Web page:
Practice areas: arbitration, banking and finance, capital markets, commercial (including project development and finance), corporate, debt restructuring, labour/employment, litigation, M&A, probate, real estate Continue reading “Sponsored firm focus: Focus on Aksu Çalıskan Beygo Attorney Partnership”
New and bold ideas often come from young people. We see the effect the new generations have on innovative technologies, especially due to the increase in digitalisation and the adaptation of the older generation to digital life being slower than the younger generation. Startups are on the minds of most of the young business people who think that their creative ideas cannot grow within the huge bureaucratic and cumbersome holdings and joint stock companies.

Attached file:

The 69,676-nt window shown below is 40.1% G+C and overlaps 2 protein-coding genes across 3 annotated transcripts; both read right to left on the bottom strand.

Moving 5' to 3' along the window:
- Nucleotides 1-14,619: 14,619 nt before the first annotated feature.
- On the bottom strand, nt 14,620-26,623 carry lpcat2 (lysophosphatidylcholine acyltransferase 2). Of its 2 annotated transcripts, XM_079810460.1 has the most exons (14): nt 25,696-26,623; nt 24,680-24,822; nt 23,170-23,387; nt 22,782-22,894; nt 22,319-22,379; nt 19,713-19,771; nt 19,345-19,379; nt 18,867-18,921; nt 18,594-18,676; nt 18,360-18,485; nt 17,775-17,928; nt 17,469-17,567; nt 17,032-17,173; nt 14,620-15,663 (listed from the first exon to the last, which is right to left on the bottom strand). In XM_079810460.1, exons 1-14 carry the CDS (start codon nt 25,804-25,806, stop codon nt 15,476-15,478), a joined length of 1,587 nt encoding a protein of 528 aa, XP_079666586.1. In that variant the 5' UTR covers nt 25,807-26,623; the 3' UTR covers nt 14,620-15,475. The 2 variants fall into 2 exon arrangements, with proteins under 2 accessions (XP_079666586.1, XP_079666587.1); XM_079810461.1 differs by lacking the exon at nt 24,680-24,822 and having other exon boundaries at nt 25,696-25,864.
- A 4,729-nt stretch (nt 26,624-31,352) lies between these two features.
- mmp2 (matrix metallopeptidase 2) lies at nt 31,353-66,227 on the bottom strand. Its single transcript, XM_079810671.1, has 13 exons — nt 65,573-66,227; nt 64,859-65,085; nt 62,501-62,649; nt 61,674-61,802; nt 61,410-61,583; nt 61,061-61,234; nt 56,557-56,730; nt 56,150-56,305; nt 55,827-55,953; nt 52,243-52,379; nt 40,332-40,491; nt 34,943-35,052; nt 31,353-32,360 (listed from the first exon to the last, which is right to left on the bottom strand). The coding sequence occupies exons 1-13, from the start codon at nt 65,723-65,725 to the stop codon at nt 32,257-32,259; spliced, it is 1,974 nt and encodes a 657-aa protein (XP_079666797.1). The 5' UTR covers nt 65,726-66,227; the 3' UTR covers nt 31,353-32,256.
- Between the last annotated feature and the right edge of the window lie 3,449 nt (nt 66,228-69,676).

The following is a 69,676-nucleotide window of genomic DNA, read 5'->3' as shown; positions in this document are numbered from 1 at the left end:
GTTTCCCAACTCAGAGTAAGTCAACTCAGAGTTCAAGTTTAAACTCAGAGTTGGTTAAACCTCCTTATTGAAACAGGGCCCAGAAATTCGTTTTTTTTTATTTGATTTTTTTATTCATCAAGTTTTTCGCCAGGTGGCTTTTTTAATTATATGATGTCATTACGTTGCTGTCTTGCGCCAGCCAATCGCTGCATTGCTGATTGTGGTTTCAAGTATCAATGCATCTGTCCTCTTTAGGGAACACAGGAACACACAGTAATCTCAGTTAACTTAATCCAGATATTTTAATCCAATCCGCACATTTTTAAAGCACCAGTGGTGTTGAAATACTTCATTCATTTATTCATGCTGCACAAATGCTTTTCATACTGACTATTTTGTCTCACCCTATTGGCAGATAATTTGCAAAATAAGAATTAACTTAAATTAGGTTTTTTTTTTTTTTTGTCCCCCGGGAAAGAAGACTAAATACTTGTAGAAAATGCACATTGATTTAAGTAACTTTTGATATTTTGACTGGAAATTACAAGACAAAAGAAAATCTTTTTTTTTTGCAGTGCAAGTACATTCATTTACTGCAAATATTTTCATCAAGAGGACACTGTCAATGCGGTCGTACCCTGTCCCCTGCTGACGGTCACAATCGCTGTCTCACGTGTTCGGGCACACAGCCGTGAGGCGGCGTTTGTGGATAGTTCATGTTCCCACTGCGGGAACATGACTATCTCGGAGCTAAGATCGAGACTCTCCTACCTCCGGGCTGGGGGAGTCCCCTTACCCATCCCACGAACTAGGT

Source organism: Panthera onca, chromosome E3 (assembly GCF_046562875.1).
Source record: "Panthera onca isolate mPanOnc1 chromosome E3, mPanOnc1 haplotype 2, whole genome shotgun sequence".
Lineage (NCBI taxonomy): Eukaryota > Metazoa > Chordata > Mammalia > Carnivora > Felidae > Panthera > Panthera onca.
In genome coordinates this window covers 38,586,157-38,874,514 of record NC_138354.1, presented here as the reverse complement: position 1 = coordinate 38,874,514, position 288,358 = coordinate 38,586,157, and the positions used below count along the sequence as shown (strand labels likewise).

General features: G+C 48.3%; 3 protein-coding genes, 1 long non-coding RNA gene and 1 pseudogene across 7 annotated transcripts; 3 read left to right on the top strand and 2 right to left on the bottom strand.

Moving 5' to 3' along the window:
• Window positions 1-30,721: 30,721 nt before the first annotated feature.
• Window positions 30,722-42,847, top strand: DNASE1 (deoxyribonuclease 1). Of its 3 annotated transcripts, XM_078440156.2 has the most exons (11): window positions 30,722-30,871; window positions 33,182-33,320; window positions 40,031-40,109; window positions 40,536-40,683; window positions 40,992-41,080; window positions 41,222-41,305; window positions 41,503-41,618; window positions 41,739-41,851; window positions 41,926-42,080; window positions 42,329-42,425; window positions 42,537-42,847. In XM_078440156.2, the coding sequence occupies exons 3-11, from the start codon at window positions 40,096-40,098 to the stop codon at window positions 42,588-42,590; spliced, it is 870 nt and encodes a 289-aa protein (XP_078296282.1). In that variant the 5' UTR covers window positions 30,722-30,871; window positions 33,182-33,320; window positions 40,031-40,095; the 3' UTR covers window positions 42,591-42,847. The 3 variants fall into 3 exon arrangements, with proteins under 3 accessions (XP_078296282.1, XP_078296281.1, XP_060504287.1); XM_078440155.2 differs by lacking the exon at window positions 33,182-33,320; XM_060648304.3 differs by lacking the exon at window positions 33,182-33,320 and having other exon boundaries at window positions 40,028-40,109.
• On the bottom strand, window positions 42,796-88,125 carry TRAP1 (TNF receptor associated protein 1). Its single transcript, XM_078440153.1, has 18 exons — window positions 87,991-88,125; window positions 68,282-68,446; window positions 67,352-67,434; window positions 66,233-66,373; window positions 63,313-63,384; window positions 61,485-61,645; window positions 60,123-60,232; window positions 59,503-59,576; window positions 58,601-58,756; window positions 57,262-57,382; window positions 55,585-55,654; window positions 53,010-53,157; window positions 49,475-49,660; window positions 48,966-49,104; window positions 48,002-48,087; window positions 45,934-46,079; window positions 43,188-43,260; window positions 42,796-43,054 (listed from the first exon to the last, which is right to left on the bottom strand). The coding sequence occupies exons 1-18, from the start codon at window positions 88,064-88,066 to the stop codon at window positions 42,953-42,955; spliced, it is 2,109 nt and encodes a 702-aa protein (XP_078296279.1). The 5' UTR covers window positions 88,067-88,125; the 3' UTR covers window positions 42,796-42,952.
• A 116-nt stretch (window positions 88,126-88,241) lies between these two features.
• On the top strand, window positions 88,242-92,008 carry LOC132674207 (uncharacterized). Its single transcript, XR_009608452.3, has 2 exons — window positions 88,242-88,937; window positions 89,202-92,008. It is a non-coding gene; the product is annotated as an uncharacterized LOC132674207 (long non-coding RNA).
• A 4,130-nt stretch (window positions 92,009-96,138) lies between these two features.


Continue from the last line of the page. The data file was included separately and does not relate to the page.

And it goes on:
The startup, in words of famous entrepreneur Neil Blumenthal, is a term used for companies working to solve a problem where the solution is not obvious and success is not guaranteed. Since a not-so-distant past, we have often heard this term and have seen entrepreneurs’ success and failure stories. The number of entrepreneurs who do not want to be a part of corporate culture, who have new and extraordinary ideas and who adopt a flexible working culture is rapidly increasing. When it comes to startups, success, investment, growth and earnings are on one side of the coin; whereas the other side holds the problems of the crawling period, financial difficulties and the difficulty of finding investment. Perhaps even those of you who are reading this article have or have had a successful or unfortunate startup adventure. Not everyone who touches, nurtures and feeds on the startup ecosystem is immune to the difficulties experienced in that painful birth and crawling process of a startup. Perhaps one of the most challenging of these difficulties is the problem of financing. While some entrepreneurs in Turkey benefit from sources such as KOSGEB or TÜBİTAK funds or micro-loans, some of them are knocking on venture capital companies’ and angel investors’ doors to solve the financing problem that can determine the fate of a startup. Apart from these, another source of financing frequently used is the savings that the entrepreneur has made up to that day or the financial support they received from family, relatives and friends. Continue reading “Sponsored briefing: Turkey: A paradise for startups and angel investors”